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First Renderings of Downtown Brooklyn's Greenway, Revealed!

A Downtown Brooklyn haven with pedestrian-friendly areas, public space and lots of green—a proposal called the Brooklyn Strand—started to crystallize Monday night at a meeting of Community Board 2, when WXY Architecture revealed its first renderings. The plans are a culmination of a year's worth of planning and working with neighbors to create proposals everyone likes. Many of the ideas stressed a need to create openness in an area that can feel claustrophobic. There was also a desire to use space under the Brooklyn Bridge for a market. "We want to rectify the mistakes of urban renewal," said Claire Weisz, a principal at WXY. "We want to create a sense of identity for the Strand so it doesn't feel like no man's land."

No matter how cool the renderings look, the project is still in the planning stages, so any real changes are still far off, with the real bureaucratic challenge of funding and coordination among city departments still ahead. But if all goes well, the neighborhood will see a 21-acre greenway connecting the waterfront to the courthouses to Columbus Park and the Borough Hall subway stop.

The war memorials in the area—the Korean War Memorial Plaza and Brooklyn War Memorial—were a centerpiece of the plan, with new bike access, more recreational space, and renovations to the memorials. Another major part of the design considered is what Brooklyn should feel like when pedestrians and drivers exit the Brooklyn Bridge. Weisz envisioned the gaps under the bridge as the perfect place for a marketplace.

The whole Brooklyn Strand concept originated out of a desire to transform dangerous intersections into parks and pedestrianized plazas, and empty, crumbling public spaces into actually appealing public spaces. Weisz and the community imagined areas like Commodore Barry Park being turned into a skate park or a place landscaped with rocks for recreational climbing.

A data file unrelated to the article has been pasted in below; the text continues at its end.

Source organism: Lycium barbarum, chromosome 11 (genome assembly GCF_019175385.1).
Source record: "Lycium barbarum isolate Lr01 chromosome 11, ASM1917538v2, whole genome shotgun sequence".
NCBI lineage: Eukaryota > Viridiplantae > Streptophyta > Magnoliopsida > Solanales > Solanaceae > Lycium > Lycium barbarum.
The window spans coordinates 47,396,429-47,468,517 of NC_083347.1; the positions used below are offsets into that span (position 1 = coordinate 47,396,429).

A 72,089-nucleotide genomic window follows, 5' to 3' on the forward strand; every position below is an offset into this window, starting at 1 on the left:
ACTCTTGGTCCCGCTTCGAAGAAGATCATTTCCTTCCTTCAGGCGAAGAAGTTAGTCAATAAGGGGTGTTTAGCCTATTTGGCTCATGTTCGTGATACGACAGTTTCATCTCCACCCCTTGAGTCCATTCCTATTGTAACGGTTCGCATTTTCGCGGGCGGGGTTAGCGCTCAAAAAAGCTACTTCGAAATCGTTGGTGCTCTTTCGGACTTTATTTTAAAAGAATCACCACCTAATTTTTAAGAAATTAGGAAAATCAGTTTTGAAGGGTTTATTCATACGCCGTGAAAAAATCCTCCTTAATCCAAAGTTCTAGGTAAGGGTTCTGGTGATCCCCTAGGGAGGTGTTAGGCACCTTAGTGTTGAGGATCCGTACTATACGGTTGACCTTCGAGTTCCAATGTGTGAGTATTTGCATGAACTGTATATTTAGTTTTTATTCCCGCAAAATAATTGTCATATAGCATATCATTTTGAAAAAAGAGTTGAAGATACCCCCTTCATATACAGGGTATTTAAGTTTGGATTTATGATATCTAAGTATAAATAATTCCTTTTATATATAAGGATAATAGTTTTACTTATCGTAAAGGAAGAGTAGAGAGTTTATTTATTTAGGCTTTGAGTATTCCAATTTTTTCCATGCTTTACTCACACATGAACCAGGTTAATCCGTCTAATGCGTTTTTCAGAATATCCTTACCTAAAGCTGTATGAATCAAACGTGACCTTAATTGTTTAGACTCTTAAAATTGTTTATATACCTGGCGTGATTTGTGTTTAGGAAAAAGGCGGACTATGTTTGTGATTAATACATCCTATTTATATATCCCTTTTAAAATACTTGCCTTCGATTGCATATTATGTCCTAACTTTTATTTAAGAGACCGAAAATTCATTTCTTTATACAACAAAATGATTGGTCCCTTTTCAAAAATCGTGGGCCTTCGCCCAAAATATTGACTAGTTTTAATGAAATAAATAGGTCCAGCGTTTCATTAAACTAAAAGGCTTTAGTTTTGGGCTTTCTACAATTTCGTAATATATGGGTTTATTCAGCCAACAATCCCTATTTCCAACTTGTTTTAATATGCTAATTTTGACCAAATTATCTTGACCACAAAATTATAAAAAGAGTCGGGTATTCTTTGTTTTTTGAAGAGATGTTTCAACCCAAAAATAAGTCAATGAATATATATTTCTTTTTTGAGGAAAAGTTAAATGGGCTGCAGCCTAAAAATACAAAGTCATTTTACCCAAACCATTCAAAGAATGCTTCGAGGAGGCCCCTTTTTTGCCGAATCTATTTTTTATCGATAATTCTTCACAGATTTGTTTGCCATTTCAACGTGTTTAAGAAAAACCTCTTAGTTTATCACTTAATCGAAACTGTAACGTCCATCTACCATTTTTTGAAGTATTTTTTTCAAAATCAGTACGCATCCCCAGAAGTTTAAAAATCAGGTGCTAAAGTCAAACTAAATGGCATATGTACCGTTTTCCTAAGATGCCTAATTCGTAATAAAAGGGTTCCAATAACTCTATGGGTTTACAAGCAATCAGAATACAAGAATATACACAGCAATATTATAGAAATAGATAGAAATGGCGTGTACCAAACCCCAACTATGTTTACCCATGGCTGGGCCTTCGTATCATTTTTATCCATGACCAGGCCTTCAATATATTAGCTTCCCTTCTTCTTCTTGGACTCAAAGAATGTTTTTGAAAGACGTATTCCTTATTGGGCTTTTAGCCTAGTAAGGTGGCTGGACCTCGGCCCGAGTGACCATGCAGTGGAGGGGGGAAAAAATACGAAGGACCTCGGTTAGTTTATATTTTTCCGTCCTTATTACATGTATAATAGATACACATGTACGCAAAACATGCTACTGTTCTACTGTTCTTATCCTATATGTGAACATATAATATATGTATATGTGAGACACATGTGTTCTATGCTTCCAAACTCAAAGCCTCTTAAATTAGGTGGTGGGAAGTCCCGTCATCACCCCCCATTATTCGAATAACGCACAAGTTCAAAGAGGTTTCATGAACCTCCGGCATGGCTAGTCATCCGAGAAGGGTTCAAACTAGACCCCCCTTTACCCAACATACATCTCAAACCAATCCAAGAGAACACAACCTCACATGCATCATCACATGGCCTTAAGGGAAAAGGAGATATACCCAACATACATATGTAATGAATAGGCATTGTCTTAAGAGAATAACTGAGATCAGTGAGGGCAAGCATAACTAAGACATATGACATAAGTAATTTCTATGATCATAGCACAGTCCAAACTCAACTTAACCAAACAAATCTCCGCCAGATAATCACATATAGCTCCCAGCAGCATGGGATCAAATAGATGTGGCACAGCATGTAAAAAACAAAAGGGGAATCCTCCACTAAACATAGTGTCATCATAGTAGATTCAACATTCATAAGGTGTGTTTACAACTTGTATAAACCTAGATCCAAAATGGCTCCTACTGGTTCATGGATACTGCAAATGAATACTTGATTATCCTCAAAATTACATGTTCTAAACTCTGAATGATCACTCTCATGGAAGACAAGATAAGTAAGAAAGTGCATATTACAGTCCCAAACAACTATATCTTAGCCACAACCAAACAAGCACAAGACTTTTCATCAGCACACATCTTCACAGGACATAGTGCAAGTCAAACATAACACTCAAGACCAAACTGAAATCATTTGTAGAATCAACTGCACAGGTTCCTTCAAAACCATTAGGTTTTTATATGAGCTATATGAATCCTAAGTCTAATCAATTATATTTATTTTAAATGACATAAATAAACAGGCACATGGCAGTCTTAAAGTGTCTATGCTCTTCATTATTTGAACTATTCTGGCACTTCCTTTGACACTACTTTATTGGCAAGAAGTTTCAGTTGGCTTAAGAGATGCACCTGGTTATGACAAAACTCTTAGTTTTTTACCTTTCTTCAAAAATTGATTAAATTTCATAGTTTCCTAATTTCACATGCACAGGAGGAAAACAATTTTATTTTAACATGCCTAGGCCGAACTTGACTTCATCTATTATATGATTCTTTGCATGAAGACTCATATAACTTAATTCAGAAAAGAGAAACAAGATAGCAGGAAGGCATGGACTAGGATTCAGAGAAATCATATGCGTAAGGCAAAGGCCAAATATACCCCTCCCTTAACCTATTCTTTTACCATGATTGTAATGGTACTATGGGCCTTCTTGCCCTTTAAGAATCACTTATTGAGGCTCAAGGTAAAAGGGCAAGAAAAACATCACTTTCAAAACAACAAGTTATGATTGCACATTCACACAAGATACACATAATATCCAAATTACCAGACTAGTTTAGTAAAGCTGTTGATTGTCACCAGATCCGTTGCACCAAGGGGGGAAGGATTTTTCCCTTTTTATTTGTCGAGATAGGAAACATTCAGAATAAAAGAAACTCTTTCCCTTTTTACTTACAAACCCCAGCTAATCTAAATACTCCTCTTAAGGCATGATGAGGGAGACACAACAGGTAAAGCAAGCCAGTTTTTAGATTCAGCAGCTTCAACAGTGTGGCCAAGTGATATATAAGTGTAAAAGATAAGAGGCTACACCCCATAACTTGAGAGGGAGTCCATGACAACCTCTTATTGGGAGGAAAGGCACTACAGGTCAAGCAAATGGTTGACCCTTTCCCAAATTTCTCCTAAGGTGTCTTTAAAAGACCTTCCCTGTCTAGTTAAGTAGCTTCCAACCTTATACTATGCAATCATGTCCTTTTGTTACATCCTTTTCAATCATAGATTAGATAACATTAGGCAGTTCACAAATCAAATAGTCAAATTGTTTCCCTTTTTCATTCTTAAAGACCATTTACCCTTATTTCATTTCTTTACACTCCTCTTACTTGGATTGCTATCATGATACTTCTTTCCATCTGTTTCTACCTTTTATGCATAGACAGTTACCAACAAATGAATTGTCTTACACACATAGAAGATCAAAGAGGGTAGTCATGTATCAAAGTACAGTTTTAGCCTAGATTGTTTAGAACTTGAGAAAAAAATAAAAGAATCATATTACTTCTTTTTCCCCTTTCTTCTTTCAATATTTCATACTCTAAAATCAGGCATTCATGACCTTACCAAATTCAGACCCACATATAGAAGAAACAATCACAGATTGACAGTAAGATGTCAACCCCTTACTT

"There are many opportunities to reimagine streets," Weisz said, mentioning that the European art collective Superflex helped them conceive ideas like this. "And that would become the brand of the Brooklyn Btrand."

Pedestrian areas on the streets in question would be widened to create plazas with furniture and areas for new businesses. Willoughby Square Park would be revived, the triangular BAM Park at Fulton Street and Lafayette Avenue would reopen, and a new $1.4 million plaza called Fox Square would go up at the corner of Fulton and Flatbush. And the city would open up the ground floor of some city-owned buildings to add retail.

Residents during the meeting were pleased with the extensive presentation, but many said the area didn't need any more retail space. "There's such a desire to have programming and coffee shops," one neighbor said. "We don't need more coffee shops n Brooklyn. We're caffeinated enough."
—Eric Janckiewicz

Here's the entire presentation (warning:PDF!) Weisz made to CB2, featuring lots more renderings and details. Have look:


· Brooklyn Strand: Urban Design Action Plan [warning: PDF]
· Community Vision for the Brooklyn Strand Revealed [Downtown Brooklyn]
· Brooklyn's 21-Acre Greenway Gets Boost With Community Input [Curbed]
· All Brooklyn Strand coverage [Curbed]